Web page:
Thursday, January 8, 2015

Driving a Wedge between Concept and Common Sense

Achieving Dynamic Balance. 

This video does show that watching a horse move can be a valuable tool in achieving dynamic balance. The method of trimming used was the HPT Method that I have been teaching for nearly 20 yrs. The HPT Method was published in an American Farriers Journal article in 2002 titled "A Table with all the Trimmings". I believe the article is now published as a supplement hand out by the AFJ and can still be had. Any method that results in dynamic balance and a sound horse is a good method. The key I believe is to teach a method that offers good results, and proves consistent and repeatable
Below are my comments on bi-lateral wedging, I welcome your comments. 

It is my belief that bi-lateral shimming/wedging that involves the lateral cartilages is an exercise in futility when the goal is to balance the limb and top line of the horse, that is why these particular wedges were used. Any wedging or building up of the hoof wall should be for the purpose of establishing dynamic balance of the hoof capsule to the hoof's internal foot. Maintaining dynamic load to the coronary band is important. Reconstruction of weak structure or missing structure is not wedging.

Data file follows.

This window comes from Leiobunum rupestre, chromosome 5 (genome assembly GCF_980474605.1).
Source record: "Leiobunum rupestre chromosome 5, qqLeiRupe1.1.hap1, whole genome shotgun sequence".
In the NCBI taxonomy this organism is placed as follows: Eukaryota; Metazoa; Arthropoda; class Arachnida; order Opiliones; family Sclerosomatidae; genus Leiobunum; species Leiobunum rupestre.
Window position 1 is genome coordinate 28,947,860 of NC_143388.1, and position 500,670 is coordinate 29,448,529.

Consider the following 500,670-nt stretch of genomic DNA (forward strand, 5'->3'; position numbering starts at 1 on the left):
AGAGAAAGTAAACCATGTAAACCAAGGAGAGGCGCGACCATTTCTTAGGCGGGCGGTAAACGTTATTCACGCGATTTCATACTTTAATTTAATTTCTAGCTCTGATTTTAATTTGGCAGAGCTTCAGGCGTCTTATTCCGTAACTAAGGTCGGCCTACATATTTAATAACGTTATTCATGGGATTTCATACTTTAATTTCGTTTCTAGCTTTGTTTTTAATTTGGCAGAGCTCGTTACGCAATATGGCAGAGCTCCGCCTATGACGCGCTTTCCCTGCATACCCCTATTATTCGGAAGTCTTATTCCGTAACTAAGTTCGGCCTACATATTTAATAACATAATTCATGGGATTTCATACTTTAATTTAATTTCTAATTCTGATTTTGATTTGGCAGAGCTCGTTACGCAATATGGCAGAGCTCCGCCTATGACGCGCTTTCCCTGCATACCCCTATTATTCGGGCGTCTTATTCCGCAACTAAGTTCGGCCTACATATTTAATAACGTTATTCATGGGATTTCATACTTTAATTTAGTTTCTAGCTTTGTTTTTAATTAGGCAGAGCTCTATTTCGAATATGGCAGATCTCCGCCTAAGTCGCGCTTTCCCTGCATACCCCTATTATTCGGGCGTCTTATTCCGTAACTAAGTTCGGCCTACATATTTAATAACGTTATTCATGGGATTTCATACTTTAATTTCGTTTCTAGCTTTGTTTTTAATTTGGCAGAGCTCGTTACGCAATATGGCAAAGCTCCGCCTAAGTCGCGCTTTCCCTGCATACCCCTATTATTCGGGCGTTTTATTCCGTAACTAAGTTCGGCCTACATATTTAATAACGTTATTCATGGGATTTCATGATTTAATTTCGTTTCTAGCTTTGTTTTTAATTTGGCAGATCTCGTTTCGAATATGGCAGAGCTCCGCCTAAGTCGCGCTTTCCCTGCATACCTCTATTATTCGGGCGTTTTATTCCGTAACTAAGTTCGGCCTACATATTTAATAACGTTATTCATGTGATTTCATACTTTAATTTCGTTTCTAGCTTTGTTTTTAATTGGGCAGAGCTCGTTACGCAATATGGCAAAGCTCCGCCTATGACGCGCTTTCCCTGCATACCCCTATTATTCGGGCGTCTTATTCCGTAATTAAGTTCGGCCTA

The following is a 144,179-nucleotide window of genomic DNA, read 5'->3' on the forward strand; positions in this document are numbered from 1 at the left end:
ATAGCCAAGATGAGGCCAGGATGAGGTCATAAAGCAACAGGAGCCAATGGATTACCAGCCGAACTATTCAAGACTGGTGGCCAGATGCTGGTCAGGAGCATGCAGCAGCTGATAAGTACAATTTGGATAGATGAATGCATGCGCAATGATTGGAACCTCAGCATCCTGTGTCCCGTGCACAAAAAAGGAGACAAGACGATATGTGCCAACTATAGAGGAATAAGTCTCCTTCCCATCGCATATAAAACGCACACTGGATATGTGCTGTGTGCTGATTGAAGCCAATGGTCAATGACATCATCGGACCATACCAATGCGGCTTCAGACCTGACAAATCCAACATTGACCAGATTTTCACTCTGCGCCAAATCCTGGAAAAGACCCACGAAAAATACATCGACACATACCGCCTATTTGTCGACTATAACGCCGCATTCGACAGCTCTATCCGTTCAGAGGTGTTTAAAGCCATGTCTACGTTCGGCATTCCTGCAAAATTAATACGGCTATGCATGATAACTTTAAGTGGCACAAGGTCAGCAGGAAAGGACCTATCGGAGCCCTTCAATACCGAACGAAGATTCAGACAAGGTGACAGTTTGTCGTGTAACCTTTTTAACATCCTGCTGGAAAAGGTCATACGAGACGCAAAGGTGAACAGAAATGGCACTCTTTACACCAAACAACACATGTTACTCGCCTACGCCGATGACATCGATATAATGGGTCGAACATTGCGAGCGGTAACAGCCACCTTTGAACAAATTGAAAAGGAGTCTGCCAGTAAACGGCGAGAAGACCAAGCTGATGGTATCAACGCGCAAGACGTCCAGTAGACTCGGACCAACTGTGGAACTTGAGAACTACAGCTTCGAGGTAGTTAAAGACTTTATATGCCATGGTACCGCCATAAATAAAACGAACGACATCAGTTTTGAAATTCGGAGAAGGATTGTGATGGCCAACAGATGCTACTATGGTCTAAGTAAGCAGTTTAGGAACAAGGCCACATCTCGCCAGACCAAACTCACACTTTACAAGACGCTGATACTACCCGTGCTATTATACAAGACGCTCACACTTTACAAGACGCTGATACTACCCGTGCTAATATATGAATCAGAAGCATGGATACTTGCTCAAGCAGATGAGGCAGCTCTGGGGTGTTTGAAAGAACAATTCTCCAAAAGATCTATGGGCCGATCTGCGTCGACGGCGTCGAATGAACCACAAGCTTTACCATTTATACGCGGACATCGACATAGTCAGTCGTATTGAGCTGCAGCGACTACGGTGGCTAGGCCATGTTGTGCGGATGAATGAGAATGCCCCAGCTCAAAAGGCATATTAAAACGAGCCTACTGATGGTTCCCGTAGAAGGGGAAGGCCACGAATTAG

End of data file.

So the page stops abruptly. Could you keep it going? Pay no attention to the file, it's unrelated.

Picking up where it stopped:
The lateral cartilages form the caudal foot, and depending upon several factors retain correct conformation for proper foot function, or alter in response to improper stimulus resulting in a loss of proper foot function. Some of these factors include palmar process conformation and length, load, and degree of elastic potential. It is the level of elastic potential that establishes the range of load that the lateral (ungular) cartilage can withstand before conformation change occurs. In some cases the cartilages will simply be displaced proximally, returning to normal conformation when the cause of displacement is removed. In those cases where extracellular matrix degradation occurs (loss of elastic potential and increase in elasticity occurs) cartilage goes through conformational change, with these changes often resulting in hoof deformities. Regardless of the balance method disregard for the conformation of foundations of the equine foot will more often result in hoof deformity.

Wednesday, January 7, 2015

Can a Frog have Acne?

Fatty Frog Deposits?

A recent post to our forum caught my eye, and I thought others would find it interesting. I have copied and paste the post below: